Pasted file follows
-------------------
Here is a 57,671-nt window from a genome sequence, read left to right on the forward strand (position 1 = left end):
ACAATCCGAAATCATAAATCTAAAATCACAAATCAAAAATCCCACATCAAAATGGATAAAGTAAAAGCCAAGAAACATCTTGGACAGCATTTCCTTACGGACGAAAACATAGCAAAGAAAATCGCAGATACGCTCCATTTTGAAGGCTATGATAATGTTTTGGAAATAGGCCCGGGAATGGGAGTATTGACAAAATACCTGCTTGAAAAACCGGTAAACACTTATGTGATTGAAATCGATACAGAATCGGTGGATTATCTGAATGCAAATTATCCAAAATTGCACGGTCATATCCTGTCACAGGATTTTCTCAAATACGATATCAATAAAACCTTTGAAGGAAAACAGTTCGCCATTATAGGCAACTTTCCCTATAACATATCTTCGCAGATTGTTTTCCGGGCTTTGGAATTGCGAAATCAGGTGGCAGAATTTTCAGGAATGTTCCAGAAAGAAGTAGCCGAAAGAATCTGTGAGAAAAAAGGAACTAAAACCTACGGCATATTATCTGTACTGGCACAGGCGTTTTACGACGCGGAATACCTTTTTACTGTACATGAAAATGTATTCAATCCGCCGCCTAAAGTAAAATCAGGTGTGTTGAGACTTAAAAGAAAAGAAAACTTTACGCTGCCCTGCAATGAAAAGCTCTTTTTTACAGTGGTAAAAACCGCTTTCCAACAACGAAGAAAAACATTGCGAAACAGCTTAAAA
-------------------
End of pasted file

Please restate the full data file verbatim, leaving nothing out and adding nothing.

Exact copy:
Here is a 57,671-nt window from a genome sequence, read left to right on the forward strand (position 1 = left end):
ACAATCCGAAATCATAAATCTAAAATCACAAATCAAAAATCCCACATCAAAATGGATAAAGTAAAAGCCAAGAAACATCTTGGACAGCATTTCCTTACGGACGAAAACATAGCAAAGAAAATCGCAGATACGCTCCATTTTGAAGGCTATGATAATGTTTTGGAAATAGGCCCGGGAATGGGAGTATTGACAAAATACCTGCTTGAAAAACCGGTAAACACTTATGTGATTGAAATCGATACAGAATCGGTGGATTATCTGAATGCAAATTATCCAAAATTGCACGGTCATATCCTGTCACAGGATTTTCTCAAATACGATATCAATAAAACCTTTGAAGGAAAACAGTTCGCCATTATAGGCAACTTTCCCTATAACATATCTTCGCAGATTGTTTTCCGGGCTTTGGAATTGCGAAATCAGGTGGCAGAATTTTCAGGAATGTTCCAGAAAGAAGTAGCCGAAAGAATCTGTGAGAAAAAAGGAACTAAAACCTACGGCATATTATCTGTACTGGCACAGGCGTTTTACGACGCGGAATACCTTTTTACTGTACATGAAAATGTATTCAATCCGCCGCCTAAAGTAAAATCAGGTGTGTTGAGACTTAAAAGAAAAGAAAACTTTACGCTGCCCTGCAATGAAAAGCTCTTTTTTACAGTGGTAAAAACCGCTTTCCAACAACGAAGAAAAACATTGCGAAACAGCTTAAAA